A bill that would create a one-year window for lawsuits against perpetrators of decades-old childhood sex crimes passed the Senate Judiciary Committee on Monday, despite concerns voiced by an attorney representing Alaska Jesuits.
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Senators gave greater weight to the victims' accounts of their suffering than to the assertion from Anchorage attorney Jim Gorski that the proposal is "a matter best left to the law as it currently exists in the state."
"The goal of this bill is to get access to the truth for the victims," said Sen. Lesil McGuire, R-Anchorage.
The bill, sponsored by Sen. Hollis French, D-Anchorage, would temporarily remove the statute of limitations for lawsuits that are currently barred by time constraints. It would affect incidents that happened before 2001, when lawmakers ended the statute of limitations for criminal charges and lawsuits stemming from child sex crimes.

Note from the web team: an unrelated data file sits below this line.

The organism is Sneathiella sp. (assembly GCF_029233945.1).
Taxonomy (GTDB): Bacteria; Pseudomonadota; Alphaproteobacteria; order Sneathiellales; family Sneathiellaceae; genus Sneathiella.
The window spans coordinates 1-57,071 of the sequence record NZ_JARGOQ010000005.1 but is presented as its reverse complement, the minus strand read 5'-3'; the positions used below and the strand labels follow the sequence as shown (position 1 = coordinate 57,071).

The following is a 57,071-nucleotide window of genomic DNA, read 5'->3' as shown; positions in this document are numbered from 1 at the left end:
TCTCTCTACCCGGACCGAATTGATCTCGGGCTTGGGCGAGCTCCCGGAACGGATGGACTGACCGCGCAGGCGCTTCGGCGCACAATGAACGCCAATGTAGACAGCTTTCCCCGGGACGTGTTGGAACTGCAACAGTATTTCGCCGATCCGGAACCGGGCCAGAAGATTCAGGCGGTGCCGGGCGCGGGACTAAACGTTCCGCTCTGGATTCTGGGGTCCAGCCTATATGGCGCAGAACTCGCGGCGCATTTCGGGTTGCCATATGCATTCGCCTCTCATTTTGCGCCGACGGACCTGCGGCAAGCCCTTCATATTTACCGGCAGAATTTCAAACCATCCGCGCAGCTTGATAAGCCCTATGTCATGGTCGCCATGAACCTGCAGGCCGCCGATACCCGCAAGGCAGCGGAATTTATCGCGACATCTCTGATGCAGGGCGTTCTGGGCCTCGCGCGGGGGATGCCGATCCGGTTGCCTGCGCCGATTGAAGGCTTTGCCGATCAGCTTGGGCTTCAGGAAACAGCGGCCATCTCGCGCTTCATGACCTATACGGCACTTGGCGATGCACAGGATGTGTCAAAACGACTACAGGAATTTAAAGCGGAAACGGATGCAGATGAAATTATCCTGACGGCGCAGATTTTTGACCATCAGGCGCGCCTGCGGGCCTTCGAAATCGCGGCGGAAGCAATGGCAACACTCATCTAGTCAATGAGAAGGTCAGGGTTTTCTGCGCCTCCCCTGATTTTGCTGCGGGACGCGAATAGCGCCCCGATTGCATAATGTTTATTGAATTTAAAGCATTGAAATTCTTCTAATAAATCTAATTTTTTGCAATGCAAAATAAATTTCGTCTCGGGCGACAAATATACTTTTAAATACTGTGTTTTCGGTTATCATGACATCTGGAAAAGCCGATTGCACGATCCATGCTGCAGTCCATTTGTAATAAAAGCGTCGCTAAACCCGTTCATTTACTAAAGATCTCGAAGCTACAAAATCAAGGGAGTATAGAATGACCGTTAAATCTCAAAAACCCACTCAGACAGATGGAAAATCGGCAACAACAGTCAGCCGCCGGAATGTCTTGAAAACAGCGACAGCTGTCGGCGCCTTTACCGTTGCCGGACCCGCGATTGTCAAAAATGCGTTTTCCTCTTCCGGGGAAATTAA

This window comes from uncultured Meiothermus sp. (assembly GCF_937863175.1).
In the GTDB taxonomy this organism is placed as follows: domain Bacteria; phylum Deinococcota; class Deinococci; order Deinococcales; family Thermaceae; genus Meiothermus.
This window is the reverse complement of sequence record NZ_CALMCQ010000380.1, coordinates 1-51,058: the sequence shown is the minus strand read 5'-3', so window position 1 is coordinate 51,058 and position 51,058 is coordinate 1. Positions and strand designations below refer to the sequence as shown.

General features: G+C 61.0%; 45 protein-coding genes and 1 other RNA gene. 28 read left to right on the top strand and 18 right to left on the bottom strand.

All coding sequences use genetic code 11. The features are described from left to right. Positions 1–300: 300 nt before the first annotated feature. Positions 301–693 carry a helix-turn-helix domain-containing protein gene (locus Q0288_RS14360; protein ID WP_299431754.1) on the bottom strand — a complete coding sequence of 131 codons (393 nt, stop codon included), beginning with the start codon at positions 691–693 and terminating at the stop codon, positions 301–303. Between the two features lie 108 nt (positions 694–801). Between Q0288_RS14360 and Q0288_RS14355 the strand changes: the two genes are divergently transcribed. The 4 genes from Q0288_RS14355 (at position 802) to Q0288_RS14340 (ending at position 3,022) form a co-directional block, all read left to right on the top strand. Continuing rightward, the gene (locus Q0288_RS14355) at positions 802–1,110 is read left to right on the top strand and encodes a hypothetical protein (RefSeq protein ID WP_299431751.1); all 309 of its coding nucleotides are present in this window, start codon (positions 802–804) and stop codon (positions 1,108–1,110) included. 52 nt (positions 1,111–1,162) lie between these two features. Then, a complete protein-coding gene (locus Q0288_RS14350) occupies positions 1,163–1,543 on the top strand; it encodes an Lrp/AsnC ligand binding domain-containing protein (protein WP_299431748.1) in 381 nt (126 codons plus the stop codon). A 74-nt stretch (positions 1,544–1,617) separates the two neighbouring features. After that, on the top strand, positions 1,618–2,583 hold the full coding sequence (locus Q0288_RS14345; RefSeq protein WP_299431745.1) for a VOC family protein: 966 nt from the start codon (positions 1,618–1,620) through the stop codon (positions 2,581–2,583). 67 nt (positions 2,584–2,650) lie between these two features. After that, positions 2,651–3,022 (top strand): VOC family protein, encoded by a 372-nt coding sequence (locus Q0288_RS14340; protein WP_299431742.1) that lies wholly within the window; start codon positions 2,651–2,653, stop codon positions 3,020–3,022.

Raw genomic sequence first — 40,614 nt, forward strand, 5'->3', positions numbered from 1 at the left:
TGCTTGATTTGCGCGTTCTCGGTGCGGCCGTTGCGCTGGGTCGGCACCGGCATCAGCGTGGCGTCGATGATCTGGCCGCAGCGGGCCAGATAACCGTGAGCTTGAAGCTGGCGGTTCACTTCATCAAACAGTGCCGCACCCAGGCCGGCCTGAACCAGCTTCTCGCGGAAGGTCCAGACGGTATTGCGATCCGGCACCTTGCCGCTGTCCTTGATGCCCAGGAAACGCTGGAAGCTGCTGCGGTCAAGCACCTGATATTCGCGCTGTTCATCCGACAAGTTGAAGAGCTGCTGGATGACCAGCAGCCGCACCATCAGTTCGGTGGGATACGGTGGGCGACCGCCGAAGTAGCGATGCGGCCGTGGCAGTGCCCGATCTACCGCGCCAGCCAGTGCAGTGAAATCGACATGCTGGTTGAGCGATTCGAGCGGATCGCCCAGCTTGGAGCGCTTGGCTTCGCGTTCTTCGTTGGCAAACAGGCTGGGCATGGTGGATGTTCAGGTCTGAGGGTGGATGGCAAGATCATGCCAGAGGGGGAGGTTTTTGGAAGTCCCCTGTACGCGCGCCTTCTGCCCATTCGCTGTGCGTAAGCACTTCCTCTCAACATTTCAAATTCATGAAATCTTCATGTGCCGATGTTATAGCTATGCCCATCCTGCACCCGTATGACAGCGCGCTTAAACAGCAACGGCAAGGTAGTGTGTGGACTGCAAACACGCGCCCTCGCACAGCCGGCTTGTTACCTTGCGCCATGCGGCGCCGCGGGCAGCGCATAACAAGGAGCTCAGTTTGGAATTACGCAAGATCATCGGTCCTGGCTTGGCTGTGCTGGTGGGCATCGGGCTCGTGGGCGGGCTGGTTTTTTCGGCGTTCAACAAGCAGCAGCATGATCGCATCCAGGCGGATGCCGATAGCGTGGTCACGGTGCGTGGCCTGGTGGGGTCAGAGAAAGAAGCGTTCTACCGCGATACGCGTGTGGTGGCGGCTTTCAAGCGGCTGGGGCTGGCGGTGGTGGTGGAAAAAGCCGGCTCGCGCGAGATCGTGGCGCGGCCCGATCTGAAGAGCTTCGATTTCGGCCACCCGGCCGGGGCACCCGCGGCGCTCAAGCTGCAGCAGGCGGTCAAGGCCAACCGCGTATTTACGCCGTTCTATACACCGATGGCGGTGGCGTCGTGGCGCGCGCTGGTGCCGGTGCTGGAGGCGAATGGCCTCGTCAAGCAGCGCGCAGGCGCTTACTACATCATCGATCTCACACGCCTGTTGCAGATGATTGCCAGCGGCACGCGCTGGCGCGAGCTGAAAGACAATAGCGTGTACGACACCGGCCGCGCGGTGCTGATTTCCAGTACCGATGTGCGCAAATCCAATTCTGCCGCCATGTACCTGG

Gorski argued that the statute of limitations has been called vital by the U.S. Supreme Court. He said courts have recognized that adjudication becomes less reliable with the passage of time.
Though California passed a similar one-year window, other states have declined because of a "recognition there's a threat to the legal process," he said.
Other problems arise when cases are presented about incidents that happened so long ago that the perpetrators have died. Of the numerous cases against the Jesuits, there were 15 identifiable perpetrators, he said. Ten of them are dead, some for several decades, which has made it difficult to disprove allegations.
He said the church has offered to pay for counseling for victims, though "it's a question of finding a just result."
"At the end of the day ... it's a question of dollars," Gorski said.
A victim of childhood sexual abuse then testified, having flown to Juneau from St. Louis, Mo., for the sake of appearing for a few minutes before the committee.
David Clohessy, national director of the Survivors Network of those Abused by Priests, said there are hundreds and perhaps thousands of people who were molested as children and have no legal recourse. The bill would provide a way to get the truth.
"This civil window is the single most effective way to prevent further abuse," Clohessy said.
Ken Lewis can be reached at email@example.com.
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